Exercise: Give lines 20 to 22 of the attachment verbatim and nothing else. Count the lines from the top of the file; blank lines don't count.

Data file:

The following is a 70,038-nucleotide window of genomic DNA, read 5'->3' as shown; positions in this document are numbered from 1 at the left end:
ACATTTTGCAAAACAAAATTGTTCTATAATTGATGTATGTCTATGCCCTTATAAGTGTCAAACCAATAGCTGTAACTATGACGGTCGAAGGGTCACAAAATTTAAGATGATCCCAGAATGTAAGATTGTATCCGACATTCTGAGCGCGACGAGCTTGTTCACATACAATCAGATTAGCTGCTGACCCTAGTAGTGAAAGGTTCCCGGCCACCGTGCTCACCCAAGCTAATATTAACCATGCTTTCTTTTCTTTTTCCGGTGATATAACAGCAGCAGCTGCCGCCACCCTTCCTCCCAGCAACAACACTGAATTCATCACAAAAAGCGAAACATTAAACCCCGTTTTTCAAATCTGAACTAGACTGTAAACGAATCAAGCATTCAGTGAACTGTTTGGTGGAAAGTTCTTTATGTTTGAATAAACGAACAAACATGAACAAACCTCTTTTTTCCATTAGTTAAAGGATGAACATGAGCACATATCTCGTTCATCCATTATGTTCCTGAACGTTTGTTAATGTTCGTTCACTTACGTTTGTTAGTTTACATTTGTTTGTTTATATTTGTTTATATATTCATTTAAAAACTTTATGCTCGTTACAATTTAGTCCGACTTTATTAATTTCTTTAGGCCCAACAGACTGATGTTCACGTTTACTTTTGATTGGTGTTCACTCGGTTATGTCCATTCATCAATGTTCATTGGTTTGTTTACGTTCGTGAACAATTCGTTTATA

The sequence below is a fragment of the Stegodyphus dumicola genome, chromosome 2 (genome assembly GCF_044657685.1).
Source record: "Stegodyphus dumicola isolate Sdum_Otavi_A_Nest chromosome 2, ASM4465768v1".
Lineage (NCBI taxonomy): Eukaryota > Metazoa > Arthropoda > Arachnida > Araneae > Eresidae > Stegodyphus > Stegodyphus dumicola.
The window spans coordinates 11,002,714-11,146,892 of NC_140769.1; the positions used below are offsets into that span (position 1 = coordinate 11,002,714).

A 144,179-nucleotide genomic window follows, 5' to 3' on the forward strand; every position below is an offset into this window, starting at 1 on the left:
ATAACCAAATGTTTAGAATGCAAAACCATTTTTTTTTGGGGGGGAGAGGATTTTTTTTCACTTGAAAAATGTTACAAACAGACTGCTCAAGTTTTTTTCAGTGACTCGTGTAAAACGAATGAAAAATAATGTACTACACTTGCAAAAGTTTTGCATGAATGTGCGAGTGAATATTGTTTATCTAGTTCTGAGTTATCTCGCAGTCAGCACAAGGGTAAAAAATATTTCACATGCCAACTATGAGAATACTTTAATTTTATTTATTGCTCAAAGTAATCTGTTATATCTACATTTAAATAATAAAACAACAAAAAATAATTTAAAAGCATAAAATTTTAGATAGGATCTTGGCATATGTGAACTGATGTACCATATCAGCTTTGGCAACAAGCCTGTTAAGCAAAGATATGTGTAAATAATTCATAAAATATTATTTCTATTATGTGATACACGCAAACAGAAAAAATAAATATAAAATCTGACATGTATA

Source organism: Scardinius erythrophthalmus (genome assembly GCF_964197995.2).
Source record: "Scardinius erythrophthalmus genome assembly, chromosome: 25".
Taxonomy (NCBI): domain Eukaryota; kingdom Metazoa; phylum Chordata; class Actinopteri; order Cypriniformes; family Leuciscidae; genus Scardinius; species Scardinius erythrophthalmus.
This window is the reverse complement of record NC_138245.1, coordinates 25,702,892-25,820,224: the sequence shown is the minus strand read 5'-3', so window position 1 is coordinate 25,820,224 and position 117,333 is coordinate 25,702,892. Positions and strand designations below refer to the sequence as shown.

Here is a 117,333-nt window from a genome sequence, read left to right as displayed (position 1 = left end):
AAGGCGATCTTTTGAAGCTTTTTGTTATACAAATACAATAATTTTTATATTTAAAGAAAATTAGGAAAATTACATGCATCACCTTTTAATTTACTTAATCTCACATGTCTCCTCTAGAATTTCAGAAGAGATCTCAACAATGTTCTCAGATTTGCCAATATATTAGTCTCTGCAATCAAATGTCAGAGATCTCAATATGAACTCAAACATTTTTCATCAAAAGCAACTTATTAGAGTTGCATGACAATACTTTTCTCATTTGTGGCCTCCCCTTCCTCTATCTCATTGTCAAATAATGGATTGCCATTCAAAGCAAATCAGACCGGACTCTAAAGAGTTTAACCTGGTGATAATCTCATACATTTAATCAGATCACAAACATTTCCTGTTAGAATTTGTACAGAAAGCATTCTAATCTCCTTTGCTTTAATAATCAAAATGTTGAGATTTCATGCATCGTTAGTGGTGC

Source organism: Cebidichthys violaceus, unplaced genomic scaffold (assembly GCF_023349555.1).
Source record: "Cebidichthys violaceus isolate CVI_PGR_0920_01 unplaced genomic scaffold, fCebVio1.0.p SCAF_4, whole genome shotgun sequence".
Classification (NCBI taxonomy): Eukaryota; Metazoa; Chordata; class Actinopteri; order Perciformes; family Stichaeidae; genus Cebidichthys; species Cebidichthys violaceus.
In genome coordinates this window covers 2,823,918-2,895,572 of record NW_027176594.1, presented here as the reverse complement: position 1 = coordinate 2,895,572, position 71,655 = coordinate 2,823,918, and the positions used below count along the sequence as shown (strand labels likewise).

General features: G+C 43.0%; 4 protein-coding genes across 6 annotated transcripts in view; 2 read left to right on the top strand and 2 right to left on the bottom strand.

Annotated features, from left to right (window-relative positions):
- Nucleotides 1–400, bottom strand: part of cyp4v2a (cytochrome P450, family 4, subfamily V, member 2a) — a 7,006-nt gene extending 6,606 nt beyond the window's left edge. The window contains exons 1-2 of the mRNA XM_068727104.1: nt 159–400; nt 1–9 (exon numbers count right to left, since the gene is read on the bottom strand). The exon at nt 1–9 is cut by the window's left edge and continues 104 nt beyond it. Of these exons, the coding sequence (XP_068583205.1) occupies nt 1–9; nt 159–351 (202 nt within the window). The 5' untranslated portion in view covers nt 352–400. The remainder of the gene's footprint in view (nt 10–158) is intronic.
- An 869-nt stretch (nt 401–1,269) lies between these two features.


Annotated features, from left to right (window-relative positions):
- Nucleotides 1–400, bottom strand: part of cyp4v2a (cytochrome P450, family 4, subfamily V, member 2a) — a 7,006-nt gene extending 6,606 nt beyond the window's left edge. The window contains exons 1-2 of the mRNA XM_068727104.1: nt 159–400; nt 1–9 (exon numbers count right to left, since the gene is read on the bottom strand). The exon at nt 1–9 is cut by the window's left edge and continues 104 nt beyond it. Of these exons, the coding sequence (XP_068583205.1) occupies nt 1–9; nt 159–351 (202 nt within the window). The 5' untranslated portion in view covers nt 352–400. The remainder of the gene's footprint in view (nt 10–158) is intronic.
- An 869-nt stretch (nt 401–1,269) lies between these two features.